On Friday, March 1, the USC Libraries welcomed a capacity crowd for Just Food and Fair Food: A Multidisciplinary Exploration. Presented by USC Visions and Voices, the event explored issues at the intersection of nutrition, urban policy, and social justice through a panel discussion and also featured a fair-food bazaar. To learn more about the event, check out this companion resource guide with suggestions for further reading and research, prepared by the USC Libraries' Rita Romero, Chimene Tucker, and Sue Tyson. Click through for photos from the event.
A rare book from the USC Libraries' Special Collections about anatomical anomalies—both real and imagined—was featured in today's edition of the USC Chronicle. As Dan Knapp writes in his story for the Chronicle, the Italian philosopher and scientist Fortunio Liceti wrote De Monstrorum Natura, Caussis, et Differentiis (On the Nature, Causes, and Differences of Monsters) in 1616 to investigate anatomical abnormalities like the famed Monster of Ravenna, an early-16th-century child who likely suffered from a rare genetic disorder now known as Roberts syndrome. Click through for selected illustrations from Liceti's book.
Pulitzer Prize winner Deborah Blum, author of The Poisoner's Handbook: Murder and the Birth of Forensic Medicine in Jazz Age New York, speaks Thursday, October 6 at 4:30 p.m. in the USC Health Science Campus' Aresty Auditorium. The event also features snacks and a special "poison brew" cocktail. Keep reading to learn more about The Poisoner's Handbook and Thursday's event.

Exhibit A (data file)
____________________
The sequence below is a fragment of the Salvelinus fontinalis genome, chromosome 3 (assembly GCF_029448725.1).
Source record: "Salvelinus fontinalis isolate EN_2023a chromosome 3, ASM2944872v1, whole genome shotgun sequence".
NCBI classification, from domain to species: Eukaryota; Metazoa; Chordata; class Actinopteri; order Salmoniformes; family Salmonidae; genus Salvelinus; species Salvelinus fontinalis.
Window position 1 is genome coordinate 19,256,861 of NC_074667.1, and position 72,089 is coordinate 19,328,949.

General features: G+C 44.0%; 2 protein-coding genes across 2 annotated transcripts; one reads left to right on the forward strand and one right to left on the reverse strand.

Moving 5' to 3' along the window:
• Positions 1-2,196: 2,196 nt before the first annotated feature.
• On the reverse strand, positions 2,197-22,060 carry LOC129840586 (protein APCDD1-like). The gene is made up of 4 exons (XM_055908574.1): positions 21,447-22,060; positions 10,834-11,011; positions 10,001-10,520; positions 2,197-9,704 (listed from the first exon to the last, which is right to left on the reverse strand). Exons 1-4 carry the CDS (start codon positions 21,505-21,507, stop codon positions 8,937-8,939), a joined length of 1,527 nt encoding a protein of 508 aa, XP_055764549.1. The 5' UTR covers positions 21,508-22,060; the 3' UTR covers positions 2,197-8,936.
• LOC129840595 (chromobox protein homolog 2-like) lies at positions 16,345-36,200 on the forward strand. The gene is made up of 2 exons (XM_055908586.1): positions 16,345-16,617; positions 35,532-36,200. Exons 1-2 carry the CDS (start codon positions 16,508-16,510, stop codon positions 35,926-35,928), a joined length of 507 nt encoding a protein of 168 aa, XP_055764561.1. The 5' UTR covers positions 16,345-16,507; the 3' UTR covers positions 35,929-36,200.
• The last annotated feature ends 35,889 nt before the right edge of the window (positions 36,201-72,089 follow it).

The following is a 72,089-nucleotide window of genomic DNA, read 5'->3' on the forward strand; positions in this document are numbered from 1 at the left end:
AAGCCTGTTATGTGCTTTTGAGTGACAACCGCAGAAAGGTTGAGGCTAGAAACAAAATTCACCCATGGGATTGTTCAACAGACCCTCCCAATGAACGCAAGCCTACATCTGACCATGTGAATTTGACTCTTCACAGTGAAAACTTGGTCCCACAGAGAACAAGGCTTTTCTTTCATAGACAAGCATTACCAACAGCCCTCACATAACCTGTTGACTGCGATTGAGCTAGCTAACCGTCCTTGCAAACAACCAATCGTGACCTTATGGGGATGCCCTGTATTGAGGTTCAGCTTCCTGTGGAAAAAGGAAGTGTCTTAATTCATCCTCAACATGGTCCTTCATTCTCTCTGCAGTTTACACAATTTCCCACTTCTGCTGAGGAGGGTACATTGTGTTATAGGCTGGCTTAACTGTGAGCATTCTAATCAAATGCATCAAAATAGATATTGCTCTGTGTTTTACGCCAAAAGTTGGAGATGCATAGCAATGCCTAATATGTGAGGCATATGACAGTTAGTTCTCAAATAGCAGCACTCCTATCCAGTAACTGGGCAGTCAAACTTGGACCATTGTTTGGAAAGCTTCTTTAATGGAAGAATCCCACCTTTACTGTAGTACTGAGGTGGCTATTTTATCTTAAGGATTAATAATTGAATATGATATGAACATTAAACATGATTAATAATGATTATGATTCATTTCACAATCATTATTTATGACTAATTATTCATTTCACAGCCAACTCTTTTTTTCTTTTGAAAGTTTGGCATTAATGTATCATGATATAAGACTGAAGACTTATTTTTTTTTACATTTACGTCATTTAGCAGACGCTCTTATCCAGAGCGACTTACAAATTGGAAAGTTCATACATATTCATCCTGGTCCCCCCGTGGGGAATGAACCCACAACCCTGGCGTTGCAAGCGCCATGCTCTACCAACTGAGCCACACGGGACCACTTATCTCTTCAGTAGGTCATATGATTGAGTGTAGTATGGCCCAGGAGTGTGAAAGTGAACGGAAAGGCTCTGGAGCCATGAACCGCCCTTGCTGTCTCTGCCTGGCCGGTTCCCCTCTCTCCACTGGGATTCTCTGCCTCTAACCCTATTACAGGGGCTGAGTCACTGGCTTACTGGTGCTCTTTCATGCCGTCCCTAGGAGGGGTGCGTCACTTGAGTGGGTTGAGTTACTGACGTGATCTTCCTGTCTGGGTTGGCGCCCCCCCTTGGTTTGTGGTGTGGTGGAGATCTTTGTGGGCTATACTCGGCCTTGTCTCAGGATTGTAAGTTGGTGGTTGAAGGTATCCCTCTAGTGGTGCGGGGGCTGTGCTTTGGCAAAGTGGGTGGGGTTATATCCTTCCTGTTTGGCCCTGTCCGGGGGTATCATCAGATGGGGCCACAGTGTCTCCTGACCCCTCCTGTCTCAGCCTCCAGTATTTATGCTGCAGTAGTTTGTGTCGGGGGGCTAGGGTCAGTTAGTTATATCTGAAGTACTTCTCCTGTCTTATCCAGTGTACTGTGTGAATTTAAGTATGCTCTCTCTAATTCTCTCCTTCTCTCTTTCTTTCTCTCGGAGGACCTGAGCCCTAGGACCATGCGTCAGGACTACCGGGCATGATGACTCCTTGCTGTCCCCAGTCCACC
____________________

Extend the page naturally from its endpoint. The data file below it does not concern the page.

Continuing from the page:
The USC Libraries have added 33 new electronic resources to support USC's teaching and research needs. By mid-July, USC students, faculty, and staff will be able to access to the new databases, electronic journals, and other digital resources through the E-Resources tab on the USC Libraries homepage.
Author Colin Dickey, a PhD candidate in comparative literature at USC, will speak on Monday, February 7 at 4:00 p.m. in USC's Norris Medical Library about his book, Cranioklepty: Grave Robbing and the Search for Genius. Dickey's talk will be followed by a wine and cheese reception and a special exhibition of rare books from Norris Medical Library's collections. Keep reading to learn more about the event, which looks into the nineteenth century practice of buying and stealing the skulls of famous deceased geniuses.
More than one hundred finding aids for the USC Libraries' archival collections are now available online. These finding aids, which provide basic information about the collections as well as detailed inventories of the collections' contents, help researchers discover the riches of the libraries' archival collections. Keep reading for a list of available finding aids, organized by subject area.
Richard J. Bing, an accomplished cardiologist, composer and author, died Nov. 8 at the age of 101. Bing was a longtime professor of medicine at USC who, in 2000, donated the Richard J. Bing Collection of Music Scores to the USC Libraries. Keeping reading for the USC News article about Bing and his collection of musical compositions.
The libraries recently acquired 59 new databases and other digital collections, many of which are already accessible via the E-Resources tab on the libraries' homepage. Keep reading for an introduction to the new resources available for Science, Engineering, and Mathematics researchers.
Credo Reference recently added Ripples of Hope: Great American Civil Rights Speeches; The Human Body Book: An Illustrated Guide to Its Structure, Function and Disorders; A Dictionary of Globalisation and Environmental Policy; and numerous other titles. Read more for a complete list of new Credo e-resources, which you can access from the USC Libraries e-resources pages.
Science librarian Jean Crampon chairs the Biomedical and Life Sciences Division of the Special Libraries Association (SLA). The division recently polled its members to identify the 100 most influential biology and medicine journals over the last 100 years. You can find the results on the SLA Web site.